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Ford Customline Sedan, Darien

I think this is a 1953 model.

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Colonel T. L. Huston House (1927) & Butler Island Dairy, McIntosh County

In 1926, the languishing lands of the Butler Plantation were purchased by Colonel Tillinghast L’Hommedieu (T. L.) Huston. Colonel Huston, a veteran of the Spanish-American War and World War I, had previously been a part owner of the New York Yankees baseball team.

He built this house in 1927 and numerous baseball players were among his many guests here, including Babe Ruth.

The Huston dairy barn can be seen on the east side of US 17. The dairy, anchored by a herd of Friesians, proved a difficult enterprise and Huston transformed the property into one of the largest iceberg lettuce farms on the east coast within a decade. The remaining structures on the property, however, date to the dairy era.

This structure is said to have been the ice cream shop operated as part of the dairy; more likely, it was an equipment shed, but that wouldn’t explain the windows. I hope to learn more.

In front of the house is one of the landmarks of US 17 in McIntosh County, the old chimney from the steam-powered rice mill  from the 1850s. The property is operated by the Nature Conservancy today; the house is not open to the public, however.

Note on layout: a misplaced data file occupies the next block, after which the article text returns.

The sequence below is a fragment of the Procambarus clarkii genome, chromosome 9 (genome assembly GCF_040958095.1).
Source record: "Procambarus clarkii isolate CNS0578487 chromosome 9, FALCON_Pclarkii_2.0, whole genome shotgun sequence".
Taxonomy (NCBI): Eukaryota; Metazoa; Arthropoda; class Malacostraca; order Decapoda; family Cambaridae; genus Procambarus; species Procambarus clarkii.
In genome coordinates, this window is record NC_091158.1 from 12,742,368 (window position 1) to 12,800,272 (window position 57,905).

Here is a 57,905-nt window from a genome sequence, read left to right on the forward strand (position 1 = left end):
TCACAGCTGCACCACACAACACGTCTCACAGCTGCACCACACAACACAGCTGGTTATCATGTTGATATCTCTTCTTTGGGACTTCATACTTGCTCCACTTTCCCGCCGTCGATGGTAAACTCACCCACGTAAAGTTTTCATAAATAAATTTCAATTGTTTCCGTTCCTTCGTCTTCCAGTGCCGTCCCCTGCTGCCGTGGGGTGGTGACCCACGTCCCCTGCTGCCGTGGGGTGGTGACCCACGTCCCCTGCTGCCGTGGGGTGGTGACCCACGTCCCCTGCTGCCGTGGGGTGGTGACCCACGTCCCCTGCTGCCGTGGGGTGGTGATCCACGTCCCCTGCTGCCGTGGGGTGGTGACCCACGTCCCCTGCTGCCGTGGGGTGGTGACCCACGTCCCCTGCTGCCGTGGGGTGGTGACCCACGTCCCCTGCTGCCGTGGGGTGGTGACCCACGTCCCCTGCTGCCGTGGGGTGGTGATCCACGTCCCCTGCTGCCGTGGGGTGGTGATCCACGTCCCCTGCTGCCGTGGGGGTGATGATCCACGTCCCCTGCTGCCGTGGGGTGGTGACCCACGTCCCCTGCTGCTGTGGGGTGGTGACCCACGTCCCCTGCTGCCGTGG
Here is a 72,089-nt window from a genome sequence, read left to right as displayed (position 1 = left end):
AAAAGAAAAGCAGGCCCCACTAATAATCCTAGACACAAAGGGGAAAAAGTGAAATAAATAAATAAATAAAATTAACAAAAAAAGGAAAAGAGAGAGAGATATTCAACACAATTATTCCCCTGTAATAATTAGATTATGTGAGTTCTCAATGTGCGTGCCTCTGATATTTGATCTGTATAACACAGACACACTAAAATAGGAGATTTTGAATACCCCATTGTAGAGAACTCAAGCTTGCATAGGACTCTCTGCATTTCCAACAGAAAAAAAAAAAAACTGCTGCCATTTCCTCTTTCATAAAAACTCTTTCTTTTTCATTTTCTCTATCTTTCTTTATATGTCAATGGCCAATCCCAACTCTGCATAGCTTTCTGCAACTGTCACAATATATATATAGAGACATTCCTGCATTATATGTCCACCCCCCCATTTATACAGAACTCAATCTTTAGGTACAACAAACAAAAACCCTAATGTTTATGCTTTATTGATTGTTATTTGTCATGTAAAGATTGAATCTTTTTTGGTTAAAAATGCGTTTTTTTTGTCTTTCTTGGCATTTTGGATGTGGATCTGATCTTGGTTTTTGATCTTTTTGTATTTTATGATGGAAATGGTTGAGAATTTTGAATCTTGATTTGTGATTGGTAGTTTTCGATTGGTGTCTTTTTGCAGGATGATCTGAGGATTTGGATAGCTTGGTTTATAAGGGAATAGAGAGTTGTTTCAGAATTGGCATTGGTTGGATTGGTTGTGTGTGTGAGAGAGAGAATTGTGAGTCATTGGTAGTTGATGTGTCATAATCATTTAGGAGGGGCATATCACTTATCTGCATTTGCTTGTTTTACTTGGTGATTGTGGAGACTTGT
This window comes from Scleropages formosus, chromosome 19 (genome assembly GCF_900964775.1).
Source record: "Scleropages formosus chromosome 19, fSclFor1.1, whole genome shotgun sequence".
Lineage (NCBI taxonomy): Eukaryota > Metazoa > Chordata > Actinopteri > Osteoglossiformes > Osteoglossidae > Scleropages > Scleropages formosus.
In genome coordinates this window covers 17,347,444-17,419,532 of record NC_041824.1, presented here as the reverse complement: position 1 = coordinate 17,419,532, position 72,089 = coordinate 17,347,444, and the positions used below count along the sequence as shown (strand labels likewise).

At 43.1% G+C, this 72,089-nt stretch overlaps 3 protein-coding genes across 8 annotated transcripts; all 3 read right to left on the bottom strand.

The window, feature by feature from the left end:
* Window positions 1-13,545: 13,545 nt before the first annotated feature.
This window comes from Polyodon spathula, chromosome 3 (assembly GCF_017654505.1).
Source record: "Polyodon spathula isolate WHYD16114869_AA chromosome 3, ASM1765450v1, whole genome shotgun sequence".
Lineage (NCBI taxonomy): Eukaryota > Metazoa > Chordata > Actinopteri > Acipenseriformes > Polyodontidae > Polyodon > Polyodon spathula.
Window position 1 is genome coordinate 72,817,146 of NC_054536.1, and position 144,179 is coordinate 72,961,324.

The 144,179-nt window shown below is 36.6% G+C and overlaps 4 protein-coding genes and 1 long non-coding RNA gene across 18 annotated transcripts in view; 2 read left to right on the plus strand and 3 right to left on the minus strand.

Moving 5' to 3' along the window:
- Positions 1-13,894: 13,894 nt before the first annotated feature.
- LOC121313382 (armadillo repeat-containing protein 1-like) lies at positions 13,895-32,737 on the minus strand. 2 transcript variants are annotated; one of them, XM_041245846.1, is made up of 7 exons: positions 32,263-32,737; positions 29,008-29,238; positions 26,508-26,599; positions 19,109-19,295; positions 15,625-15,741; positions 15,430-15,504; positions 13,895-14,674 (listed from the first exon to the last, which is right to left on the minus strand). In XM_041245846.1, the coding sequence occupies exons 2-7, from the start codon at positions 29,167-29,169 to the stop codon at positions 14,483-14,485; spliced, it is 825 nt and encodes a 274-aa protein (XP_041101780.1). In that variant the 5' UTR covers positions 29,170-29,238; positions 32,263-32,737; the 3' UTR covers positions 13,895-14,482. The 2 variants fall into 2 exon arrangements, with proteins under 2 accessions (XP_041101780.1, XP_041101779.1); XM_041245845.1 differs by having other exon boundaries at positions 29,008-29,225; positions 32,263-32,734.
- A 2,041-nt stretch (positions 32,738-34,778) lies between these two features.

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Ceylon Cemetery, Circa 1820, Darien

Lieutenant James Nephew received the property along Cathead Creek that came to be known as Ceylon Plantation as payment for service rendered to Colonel John Baker’s Regiment of the Liberty County Militia during the Revolution. Nephew and his wife, Mary Magdalen Gignilliat (pronounced Gin-lat), owned plantations in Georgia and South Carolina. Ceylon became quite successful from the labor of around 120 slaves by 1859. Nothing remains of the plantation, except for a few rice canals on Cathead Creek and this cemetery, where Ceylon’s slaves and their descendants rest in eternity.

Few places illustrate the dark shadow of slavery more than slave cemeteries. Many have been permanently lost and the few which do survive are often in poor condition.